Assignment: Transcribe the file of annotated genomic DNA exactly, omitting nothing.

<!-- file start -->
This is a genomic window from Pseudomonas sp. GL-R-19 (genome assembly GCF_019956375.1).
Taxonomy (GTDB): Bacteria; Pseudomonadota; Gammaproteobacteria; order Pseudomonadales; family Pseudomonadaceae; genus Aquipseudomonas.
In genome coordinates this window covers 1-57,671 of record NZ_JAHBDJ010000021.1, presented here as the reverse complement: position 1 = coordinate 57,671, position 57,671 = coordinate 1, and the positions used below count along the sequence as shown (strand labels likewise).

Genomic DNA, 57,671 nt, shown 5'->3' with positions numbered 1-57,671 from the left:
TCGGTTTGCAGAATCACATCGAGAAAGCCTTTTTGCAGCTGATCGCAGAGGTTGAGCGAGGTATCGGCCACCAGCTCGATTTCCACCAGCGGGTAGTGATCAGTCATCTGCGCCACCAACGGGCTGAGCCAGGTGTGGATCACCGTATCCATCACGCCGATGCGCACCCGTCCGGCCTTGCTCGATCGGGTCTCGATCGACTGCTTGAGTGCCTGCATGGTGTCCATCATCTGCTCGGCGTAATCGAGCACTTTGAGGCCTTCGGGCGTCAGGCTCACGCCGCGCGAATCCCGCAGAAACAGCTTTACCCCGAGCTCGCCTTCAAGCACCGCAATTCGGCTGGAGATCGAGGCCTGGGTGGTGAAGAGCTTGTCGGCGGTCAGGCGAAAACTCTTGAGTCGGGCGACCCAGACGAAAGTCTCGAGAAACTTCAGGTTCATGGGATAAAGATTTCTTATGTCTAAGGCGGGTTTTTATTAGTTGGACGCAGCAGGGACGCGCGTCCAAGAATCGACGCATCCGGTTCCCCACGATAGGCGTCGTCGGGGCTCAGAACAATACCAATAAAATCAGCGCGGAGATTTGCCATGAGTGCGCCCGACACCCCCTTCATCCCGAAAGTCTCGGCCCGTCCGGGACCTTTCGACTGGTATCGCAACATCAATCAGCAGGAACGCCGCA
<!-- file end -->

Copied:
This is a genomic window from Pseudomonas sp. GL-R-19 (genome assembly GCF_019956375.1).
Taxonomy (GTDB): Bacteria; Pseudomonadota; Gammaproteobacteria; order Pseudomonadales; family Pseudomonadaceae; genus Aquipseudomonas.
In genome coordinates this window covers 1-57,671 of record NZ_JAHBDJ010000021.1, presented here as the reverse complement: position 1 = coordinate 57,671, position 57,671 = coordinate 1, and the positions used below count along the sequence as shown (strand labels likewise).

Genomic DNA, 57,671 nt, shown 5'->3' with positions numbered 1-57,671 from the left:
TCGGTTTGCAGAATCACATCGAGAAAGCCTTTTTGCAGCTGATCGCAGAGGTTGAGCGAGGTATCGGCCACCAGCTCGATTTCCACCAGCGGGTAGTGATCAGTCATCTGCGCCACCAACGGGCTGAGCCAGGTGTGGATCACCGTATCCATCACGCCGATGCGCACCCGTCCGGCCTTGCTCGATCGGGTCTCGATCGACTGCTTGAGTGCCTGCATGGTGTCCATCATCTGCTCGGCGTAATCGAGCACTTTGAGGCCTTCGGGCGTCAGGCTCACGCCGCGCGAATCCCGCAGAAACAGCTTTACCCCGAGCTCGCCTTCAAGCACCGCAATTCGGCTGGAGATCGAGGCCTGGGTGGTGAAGAGCTTGTCGGCGGTCAGGCGAAAACTCTTGAGTCGGGCGACCCAGACGAAAGTCTCGAGAAACTTCAGGTTCATGGGATAAAGATTTCTTATGTCTAAGGCGGGTTTTTATTAGTTGGACGCAGCAGGGACGCGCGTCCAAGAATCGACGCATCCGGTTCCCCACGATAGGCGTCGTCGGGGCTCAGAACAATACCAATAAAATCAGCGCGGAGATTTGCCATGAGTGCGCCCGACACCCCCTTCATCCCGAAAGTCTCGGCCCGTCCGGGACCTTTCGACTGGTATCGCAACATCAATCAGCAGGAACGCCGCA